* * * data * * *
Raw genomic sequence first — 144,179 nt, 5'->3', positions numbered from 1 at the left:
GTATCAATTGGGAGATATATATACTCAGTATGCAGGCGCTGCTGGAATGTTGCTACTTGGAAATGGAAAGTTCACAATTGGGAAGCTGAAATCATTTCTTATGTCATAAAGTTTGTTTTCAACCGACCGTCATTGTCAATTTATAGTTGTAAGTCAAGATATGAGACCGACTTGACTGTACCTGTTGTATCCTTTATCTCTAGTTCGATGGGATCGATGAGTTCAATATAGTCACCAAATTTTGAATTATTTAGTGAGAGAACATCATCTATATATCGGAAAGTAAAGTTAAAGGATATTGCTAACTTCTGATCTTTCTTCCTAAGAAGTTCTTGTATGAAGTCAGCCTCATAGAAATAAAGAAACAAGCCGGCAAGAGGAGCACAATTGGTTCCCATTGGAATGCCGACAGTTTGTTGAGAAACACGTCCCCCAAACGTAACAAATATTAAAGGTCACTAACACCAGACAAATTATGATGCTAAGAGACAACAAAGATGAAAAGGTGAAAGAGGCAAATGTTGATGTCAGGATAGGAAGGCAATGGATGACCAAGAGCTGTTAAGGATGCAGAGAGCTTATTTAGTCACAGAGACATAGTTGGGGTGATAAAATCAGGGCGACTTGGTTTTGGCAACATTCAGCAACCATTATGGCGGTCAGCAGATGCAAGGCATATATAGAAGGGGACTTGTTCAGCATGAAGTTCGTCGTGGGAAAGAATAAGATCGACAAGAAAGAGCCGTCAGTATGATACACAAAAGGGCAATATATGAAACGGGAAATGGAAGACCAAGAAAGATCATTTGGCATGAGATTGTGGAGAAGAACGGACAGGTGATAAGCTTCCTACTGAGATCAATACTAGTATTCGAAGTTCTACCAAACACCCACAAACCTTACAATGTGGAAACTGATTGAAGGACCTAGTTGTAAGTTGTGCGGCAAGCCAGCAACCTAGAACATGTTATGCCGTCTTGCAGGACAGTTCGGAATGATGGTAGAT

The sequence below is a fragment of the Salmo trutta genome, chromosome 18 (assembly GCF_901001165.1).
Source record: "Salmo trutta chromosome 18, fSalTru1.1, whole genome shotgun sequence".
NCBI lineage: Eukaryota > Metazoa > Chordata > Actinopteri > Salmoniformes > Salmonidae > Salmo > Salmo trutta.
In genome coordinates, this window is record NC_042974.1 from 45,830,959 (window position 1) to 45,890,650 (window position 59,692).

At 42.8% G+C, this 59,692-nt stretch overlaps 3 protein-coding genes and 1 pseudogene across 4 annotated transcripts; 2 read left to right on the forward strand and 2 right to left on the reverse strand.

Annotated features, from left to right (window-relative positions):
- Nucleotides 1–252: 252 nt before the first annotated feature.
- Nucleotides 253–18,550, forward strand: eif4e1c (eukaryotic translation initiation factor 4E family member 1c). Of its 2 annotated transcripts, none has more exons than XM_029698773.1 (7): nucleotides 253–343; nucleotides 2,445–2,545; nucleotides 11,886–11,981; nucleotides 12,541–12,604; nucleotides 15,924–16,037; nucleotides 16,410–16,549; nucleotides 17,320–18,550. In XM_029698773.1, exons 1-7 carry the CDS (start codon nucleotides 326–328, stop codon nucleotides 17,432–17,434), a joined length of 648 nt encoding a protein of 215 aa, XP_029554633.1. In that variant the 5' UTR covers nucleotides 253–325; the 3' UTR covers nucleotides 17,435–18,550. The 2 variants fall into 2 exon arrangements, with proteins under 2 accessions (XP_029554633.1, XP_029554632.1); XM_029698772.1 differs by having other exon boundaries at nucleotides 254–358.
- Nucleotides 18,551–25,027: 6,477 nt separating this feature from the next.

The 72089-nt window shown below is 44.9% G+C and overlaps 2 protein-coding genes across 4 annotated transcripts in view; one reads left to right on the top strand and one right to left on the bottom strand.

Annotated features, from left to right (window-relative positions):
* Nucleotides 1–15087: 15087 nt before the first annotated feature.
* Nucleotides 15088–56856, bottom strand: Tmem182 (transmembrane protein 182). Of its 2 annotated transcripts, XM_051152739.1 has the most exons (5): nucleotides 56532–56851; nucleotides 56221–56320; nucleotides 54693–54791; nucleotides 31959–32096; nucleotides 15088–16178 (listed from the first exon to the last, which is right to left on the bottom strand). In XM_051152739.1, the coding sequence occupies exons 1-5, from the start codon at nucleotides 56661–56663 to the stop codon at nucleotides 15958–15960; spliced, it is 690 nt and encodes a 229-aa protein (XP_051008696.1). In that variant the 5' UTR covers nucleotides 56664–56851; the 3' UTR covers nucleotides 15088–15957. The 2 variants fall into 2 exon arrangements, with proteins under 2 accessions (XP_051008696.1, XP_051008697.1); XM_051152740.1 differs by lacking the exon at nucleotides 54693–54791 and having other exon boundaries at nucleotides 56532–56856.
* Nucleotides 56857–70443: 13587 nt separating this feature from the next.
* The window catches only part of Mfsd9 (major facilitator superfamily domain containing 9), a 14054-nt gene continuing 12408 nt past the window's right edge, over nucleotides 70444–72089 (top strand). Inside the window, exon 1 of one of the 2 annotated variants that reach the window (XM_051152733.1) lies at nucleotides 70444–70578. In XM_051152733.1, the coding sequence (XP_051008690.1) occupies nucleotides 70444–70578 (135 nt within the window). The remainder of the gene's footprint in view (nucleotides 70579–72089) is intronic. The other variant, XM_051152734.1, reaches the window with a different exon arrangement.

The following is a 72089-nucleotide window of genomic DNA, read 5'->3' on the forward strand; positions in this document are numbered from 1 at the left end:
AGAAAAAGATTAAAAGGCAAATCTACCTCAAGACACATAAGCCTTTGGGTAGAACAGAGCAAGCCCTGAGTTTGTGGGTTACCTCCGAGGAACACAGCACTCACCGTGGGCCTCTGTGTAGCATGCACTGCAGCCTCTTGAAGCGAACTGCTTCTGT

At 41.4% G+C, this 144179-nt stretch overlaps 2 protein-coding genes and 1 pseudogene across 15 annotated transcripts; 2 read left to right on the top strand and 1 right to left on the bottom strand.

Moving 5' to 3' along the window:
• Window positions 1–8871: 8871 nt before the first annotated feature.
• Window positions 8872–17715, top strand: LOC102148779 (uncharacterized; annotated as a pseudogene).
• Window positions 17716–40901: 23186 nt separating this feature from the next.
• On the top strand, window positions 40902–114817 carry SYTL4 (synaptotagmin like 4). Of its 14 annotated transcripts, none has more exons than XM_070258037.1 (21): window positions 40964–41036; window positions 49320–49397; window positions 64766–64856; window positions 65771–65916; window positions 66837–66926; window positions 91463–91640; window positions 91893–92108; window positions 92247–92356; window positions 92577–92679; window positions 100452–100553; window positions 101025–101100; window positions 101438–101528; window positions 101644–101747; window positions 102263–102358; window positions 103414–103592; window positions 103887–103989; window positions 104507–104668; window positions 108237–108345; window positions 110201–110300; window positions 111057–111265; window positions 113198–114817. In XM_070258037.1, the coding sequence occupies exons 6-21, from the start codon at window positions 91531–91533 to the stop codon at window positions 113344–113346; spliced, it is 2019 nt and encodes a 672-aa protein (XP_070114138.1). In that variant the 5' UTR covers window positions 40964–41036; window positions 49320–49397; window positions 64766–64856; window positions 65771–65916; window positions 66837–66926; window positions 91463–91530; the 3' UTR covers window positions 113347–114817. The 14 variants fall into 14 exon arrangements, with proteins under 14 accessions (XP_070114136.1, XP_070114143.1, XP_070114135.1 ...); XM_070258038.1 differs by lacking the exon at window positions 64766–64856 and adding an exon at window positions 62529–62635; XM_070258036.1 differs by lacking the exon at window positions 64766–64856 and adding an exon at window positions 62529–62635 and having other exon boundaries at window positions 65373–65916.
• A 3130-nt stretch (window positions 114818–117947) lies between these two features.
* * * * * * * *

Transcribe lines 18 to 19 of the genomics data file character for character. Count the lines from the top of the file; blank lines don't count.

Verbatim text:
The following is a 72089-nucleotide window of genomic DNA, read 5'->3' on the forward strand; positions in this document are numbered from 1 at the left end:
AGAAAAAGATTAAAAGGCAAATCTACCTCAAGACACATAAGCCTTTGGGTAGAACAGAGCAAGCCCTGAGTTTGTGGGTTACCTCCGAGGAACACAGCACTCACCGTGGGCCTCTGTGTAGCATGCACTGCAGCCTCTTGAAGCGAACTGCTTCTGT